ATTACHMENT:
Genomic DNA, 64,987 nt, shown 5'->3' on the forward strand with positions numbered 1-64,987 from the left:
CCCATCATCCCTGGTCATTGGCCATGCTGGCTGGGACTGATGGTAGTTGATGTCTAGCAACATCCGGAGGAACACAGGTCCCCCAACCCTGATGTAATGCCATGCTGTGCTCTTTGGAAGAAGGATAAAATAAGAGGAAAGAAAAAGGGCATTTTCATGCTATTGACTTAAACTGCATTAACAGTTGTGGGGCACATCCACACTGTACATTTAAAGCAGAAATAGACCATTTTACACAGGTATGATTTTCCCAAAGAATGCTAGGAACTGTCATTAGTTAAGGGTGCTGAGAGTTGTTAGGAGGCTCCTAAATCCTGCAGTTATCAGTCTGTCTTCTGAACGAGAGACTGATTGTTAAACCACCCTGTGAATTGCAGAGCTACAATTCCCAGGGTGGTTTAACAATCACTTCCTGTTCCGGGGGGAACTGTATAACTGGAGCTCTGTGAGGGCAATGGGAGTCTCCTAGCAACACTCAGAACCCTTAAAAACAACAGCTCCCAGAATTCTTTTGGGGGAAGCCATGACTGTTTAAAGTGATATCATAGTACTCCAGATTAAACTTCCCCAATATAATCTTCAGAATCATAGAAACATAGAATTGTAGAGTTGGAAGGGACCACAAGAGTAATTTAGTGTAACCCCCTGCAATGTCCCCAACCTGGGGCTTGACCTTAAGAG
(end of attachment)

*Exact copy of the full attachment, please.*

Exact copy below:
Genomic DNA, 64,987 nt, shown 5'->3' on the forward strand with positions numbered 1-64,987 from the left:
CCCATCATCCCTGGTCATTGGCCATGCTGGCTGGGACTGATGGTAGTTGATGTCTAGCAACATCCGGAGGAACACAGGTCCCCCAACCCTGATGTAATGCCATGCTGTGCTCTTTGGAAGAAGGATAAAATAAGAGGAAAGAAAAAGGGCATTTTCATGCTATTGACTTAAACTGCATTAACAGTTGTGGGGCACATCCACACTGTACATTTAAAGCAGAAATAGACCATTTTACACAGGTATGATTTTCCCAAAGAATGCTAGGAACTGTCATTAGTTAAGGGTGCTGAGAGTTGTTAGGAGGCTCCTAAATCCTGCAGTTATCAGTCTGTCTTCTGAACGAGAGACTGATTGTTAAACCACCCTGTGAATTGCAGAGCTACAATTCCCAGGGTGGTTTAACAATCACTTCCTGTTCCGGGGGGAACTGTATAACTGGAGCTCTGTGAGGGCAATGGGAGTCTCCTAGCAACACTCAGAACCCTTAAAAACAACAGCTCCCAGAATTCTTTTGGGGGAAGCCATGACTGTTTAAAGTGATATCATAGTACTCCAGATTAAACTTCCCCAATATAATCTTCAGAATCATAGAAACATAGAATTGTAGAGTTGGAAGGGACCACAAGAGTAATTTAGTGTAACCCCCTGCAATGTCCCCAACCTGGGGCTTGACCTTAAGAG